Otto of FreisingOtto of Freising (c. 1114-1158) was a German bishop and chronicler.
He was the fifth son of Leopold III, margrave of Austria, by his wife Agnes, daughter of the emperor Henry IV. By her first husband, Frederick I of Hohenstaufen, duke of Swabia, Agnes was the mother of the German king Conrad III, and grandmother of the emperor Frederick I; and Otto was thus related to the most powerful families in Germany.
The notices of his life are scanty and the dates somewhat uncertain. He studied in Paris, where he took an especial interest in philosophy, is said to have been one of the first to introduce the philosophy of Aristotle into Germany, and he served as provost of a new foundation in Austria.
Having entered the Cistercian order, Otto became abbot of the Cistercian monastery of Morimond in Burgundy about 1136, and soon afterwards was elected bishop of Freising. This diocese, and indeed the whole of Bavaria, was then disturbed by the feud between the Welfs and the Hohenstaufen, and the church was in a deplorable condition; but a great improvement was brought about by the new bishop in both ecclesiastical and secular matters.
In 1147 he took part in the disastrous crusade of Conrad III. The section of the crusading army led by the bishop was decimated, but Otto reached Jerusalem, and returned to Bavaria in 1148 or 1149. He enjoyed the favour of Conrad's successor, Frederick I; was probably instrumental in settling the' dispute over the duchy of Bavaria in 1156; was present at the famous diet at Besancon in 1157, and, still retaining the dress of a Cistercian monk, died at Morimond on the 22nd of September 1158. In 1857 a statue of the bishop was erected at Freising.
Otto is most remembered for two important historical works. The first of these is his Chronica sive Historia de duabus civitatibus (Chronicle or history of the two cities), a historical and philosophical work in eight books, follows to some extent the lines laid down by Augustine and Orosius. Written during the time of the civil war in Germany (1143-1145), it contrasts Jerusalem and Babel, the heavenly and the earthly kingdoms, but also contains much valuable information about the history of his own time. The chronicle, which was held in very high regard by contemporaries, goes down to 1146, and from this date until 1209 has been continued by Otto, abbot of St Blasius (d. 1223).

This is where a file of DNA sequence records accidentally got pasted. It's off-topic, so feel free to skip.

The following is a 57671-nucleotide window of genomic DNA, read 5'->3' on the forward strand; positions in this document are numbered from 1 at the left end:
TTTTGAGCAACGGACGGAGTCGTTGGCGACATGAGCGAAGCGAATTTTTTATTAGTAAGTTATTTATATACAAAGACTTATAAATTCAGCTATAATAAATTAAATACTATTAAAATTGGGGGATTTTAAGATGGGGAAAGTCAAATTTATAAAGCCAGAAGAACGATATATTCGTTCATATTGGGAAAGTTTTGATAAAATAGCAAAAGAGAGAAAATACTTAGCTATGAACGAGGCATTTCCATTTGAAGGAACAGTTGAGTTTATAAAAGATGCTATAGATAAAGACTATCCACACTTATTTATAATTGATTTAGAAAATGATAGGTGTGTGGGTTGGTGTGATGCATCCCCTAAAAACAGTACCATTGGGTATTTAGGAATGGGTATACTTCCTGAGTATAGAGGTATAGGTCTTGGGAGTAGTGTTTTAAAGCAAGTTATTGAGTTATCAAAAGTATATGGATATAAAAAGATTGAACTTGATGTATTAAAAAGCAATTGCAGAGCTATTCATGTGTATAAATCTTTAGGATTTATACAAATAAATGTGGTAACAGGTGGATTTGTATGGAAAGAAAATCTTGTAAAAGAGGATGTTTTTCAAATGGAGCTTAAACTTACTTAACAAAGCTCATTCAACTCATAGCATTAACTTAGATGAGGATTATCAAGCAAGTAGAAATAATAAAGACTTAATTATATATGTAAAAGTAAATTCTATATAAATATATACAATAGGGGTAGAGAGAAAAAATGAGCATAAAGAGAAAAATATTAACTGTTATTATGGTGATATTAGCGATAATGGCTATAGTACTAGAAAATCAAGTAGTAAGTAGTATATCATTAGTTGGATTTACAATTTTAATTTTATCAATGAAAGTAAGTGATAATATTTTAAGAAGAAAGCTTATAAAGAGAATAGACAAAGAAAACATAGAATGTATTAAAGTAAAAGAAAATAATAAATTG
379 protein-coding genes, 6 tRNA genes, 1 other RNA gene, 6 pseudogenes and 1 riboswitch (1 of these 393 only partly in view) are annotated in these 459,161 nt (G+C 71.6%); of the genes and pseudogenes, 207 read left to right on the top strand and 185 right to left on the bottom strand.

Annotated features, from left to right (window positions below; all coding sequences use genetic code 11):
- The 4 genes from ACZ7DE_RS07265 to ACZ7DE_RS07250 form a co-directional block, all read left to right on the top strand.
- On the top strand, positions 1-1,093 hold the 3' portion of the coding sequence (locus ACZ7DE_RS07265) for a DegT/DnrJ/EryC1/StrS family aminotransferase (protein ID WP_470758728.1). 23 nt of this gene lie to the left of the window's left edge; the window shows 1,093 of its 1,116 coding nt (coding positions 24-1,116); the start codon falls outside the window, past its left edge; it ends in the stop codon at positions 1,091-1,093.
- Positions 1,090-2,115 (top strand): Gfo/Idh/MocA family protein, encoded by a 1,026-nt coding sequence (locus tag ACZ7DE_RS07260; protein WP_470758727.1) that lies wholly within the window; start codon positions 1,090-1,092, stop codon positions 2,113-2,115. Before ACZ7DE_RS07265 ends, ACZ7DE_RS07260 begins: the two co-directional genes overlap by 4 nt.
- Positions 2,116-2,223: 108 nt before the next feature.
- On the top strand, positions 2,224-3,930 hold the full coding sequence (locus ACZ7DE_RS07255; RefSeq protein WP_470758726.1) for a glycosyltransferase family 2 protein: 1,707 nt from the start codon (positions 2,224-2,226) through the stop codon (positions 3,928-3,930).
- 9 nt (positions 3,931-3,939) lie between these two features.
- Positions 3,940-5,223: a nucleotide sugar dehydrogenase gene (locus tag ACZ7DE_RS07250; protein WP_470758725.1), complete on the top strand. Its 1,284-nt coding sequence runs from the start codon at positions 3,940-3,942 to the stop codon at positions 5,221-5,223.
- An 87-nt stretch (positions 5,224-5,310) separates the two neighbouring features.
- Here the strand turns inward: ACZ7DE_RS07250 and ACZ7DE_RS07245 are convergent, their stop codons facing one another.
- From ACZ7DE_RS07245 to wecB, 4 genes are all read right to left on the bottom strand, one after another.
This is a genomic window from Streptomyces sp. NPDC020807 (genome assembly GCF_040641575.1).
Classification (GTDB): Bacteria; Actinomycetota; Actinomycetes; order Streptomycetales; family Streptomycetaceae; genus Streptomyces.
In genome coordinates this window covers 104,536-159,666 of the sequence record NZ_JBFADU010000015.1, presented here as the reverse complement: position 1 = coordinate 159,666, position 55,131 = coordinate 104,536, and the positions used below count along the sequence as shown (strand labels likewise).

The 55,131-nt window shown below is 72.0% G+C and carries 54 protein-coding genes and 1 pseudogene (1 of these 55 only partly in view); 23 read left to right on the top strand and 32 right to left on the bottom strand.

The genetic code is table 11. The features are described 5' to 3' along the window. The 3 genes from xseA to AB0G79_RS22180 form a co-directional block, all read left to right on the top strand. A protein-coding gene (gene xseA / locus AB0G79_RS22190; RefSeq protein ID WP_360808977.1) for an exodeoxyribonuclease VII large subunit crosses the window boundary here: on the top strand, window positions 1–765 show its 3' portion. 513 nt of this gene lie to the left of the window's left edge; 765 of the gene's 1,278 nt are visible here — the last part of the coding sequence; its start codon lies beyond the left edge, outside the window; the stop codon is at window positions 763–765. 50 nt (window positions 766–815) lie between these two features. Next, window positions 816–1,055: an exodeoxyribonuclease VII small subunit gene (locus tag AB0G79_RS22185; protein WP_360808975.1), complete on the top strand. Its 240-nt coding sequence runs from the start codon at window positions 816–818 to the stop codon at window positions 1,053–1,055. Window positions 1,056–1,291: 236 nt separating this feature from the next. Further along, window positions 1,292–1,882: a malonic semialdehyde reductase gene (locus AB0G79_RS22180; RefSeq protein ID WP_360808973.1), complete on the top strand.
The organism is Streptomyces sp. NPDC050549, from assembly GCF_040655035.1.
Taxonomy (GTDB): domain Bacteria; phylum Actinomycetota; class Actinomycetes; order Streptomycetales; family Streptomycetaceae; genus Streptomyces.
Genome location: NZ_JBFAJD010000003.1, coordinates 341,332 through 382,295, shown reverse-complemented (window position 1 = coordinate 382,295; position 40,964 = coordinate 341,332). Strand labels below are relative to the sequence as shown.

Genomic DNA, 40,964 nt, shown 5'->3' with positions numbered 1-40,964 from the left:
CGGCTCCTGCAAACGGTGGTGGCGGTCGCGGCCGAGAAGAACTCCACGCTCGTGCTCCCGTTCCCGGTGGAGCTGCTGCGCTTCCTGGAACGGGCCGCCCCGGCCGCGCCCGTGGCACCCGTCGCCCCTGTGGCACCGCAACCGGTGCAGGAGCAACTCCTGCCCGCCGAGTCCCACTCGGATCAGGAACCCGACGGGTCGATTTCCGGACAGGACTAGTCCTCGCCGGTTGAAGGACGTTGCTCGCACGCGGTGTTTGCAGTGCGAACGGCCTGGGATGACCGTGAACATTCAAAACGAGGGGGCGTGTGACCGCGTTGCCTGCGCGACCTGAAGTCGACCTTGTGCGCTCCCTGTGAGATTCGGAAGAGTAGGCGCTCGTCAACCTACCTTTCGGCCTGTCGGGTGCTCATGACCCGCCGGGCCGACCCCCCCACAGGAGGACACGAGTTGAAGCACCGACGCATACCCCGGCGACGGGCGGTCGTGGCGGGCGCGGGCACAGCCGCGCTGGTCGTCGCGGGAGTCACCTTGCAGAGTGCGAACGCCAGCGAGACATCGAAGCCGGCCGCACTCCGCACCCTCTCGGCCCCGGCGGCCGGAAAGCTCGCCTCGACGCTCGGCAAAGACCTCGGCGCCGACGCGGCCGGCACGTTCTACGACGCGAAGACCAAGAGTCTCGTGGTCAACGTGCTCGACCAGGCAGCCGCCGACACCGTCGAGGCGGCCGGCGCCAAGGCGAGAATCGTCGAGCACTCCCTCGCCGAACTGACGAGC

Better known is Otto’s Gesta Friderici imperatoris (Deeds of Emperor Frederick), written at the request of Frederick I, and prefaced by a letter from the emperor to the author. The Gesta is in four books, the first two of which were written by Otto, and the remaining two, or part of them, by his pupil Ragewin, or Rahewin; it has been argued that the third book and the early part of the fourth were also the work of Otto. Beginning with the quarrel between Pope Gregory VII and the emperor Henry IV, the first book takes the history down to the death of Conrad III in 1152. It is not confined to German affairs, as the author digresses to tell of the preaching of Bernard of Clairvaux, of his zeal against the heretics, and of the condemnation of Abelard; and discourses on philosophy and theology. The second book opens with the election of Frederick I in 1152, and deals with the history of the first five years of his reign, especially in Italy, in some detail. From this point (1156) the work is continued by Ragewin. Otto’s Latin is excellent, and in spite of a slight partiality for the Hohenstaufen, and some minor inaccuracies, the Gesta has been rightly described as a “model of historical composition.”
This entry was originally from the 1911 Encyclopedia Britannica.